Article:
RE: Some membership questions
From: Rob Sandelin (
Date: Wed, 24 Jun 1998 21:26:18 -0500
There are two separate peices to membership:

One, what the law allows and two, what you want. My opinion is that you can 
pretty safely do a lot of wiggling about how you present your community before 
you would ever get into trouble.

People who routinely drive 80 MPH in 55 MPH zones argue that we can do nothing 
about screening members because its against the law. These same people break 
the law every time they drive... I agree with Bard, the law is often an idiot. 
There are lots of ways to screen in the right people.

I have not yet heard about any cohousing groups ever getting in trouble by 
having informal conditions on sale of future or existing units, or selectively 
advertising or marketing. Of course, maybe lots have and I just haven't ever 
heard about it, but I get around so if it was a common problem I think I 
would've heard about it by now. The law is only an issue if somebody feels 
they have been wronged, or unfairly treated, and there are very easy and 
effective ways, based on what you tell people, and what you emphasize, to key 
on the important skills and characteristics you are looking for.

I think its really a good idea to carefully screen new members, at any stage. 
You can screen them by what you tell them on a tour and how you emphasize 
certain things like community expectations, dinners, socialiable climate, 
swapping childcare, sharing personal tools, co-ownership of common elements, 
collaboration, etc. 

I went on a cohousing tour once where the tour giver specificially mentioned 
that living here required good collaboration skills, then she specifically 
asked me what my experiences were in working with  groups using consensus!  

There are a number of attitudes and skills that are helpful to be a sucessful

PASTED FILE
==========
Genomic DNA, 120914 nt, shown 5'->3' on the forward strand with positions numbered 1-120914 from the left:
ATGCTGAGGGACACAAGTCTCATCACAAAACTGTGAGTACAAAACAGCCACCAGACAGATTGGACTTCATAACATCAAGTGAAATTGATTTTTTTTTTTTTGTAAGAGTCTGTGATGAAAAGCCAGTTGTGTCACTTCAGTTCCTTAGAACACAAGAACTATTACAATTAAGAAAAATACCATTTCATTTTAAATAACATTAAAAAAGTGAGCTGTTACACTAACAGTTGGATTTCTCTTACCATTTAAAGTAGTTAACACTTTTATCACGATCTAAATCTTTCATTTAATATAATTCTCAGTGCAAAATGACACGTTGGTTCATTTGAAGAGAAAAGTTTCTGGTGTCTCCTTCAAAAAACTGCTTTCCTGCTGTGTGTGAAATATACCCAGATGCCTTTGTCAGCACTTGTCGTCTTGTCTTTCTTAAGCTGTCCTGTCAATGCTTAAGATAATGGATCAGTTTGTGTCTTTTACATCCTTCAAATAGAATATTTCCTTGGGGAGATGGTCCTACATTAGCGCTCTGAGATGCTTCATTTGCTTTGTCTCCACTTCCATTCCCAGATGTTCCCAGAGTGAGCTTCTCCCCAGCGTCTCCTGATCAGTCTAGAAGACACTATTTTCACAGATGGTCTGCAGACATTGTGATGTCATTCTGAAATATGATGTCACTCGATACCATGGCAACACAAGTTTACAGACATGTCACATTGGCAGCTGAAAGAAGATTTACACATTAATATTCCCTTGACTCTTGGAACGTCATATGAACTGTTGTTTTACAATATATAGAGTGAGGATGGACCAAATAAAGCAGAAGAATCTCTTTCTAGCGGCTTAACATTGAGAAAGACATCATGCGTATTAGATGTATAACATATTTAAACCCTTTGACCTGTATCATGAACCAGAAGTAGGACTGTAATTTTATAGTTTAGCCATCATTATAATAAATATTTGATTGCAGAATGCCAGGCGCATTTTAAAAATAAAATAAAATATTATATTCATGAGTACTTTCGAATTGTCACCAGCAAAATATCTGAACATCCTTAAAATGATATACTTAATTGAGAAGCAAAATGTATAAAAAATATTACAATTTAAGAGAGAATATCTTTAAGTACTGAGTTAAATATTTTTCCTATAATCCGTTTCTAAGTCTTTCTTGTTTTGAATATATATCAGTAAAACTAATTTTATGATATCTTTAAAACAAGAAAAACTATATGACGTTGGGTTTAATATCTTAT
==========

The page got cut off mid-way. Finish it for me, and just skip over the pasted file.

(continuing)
community participant, and more you can screen people out that do not have 
those attitudes the better your group will work together. 

How you give a tour can do a lot to screen in the right people, brochures and 
other handouts also can do this as well. It is so much easier to screen in the 
right people than to deal with trying to remove the wrong people later.

I once facilitated a meeting where a person was asked to leave. I had several 
of the more involved members meet privately to brainstorm up a list of skills 
and attitudes that members needed to be sucessful and happy in the community. 
We then presented this list to the unhappy member, noted how unhappy she was, 
noted how her unhappiness was causing other unhappiness in the group. She then 
broke down, more or less confessed her problems, saw that she was too 
dysfunctional to be part of the group, and she agreed to leave.

I would not wish that sort of meeting on anybody. So pick your members with at 
least some clue about what makes a successful group member so you don't ever 
get into that place. Also, to buck the popular opinion, just because somebody 
owns a house does not mean you can't ask them to leave. You just can't force 
them out directly. Of course, its better to work on the issues, but sometimes 
there are people who are just not good neighbors. They lie, they cheat, they 
may be seriously emotionally dysfunctional. In the extreme cases, the group 
really needs to work together and stay healthy in the presence of bad 
relationship. This requires committed work, and the sad thing is, too many 
groups avoid it, and ignore the problem. Often this ends up with really 
excellent members leaving because they won't tolerate the dysfunctional 

If you want to keep members, and make them feel committed, have a celebration 
in honor of their joining. It can be simple, or elaborate. If people who made 
commitment leave, honor their work with a ceremony. It will help in the 
healing to have everyone be a part of saying goodbye. This does not have to be 
sad and mopy. One of the best parties we had lately was when a very much loved 
neighbor moved on. 

Rob Sandelin
Sharingwood Cohousing

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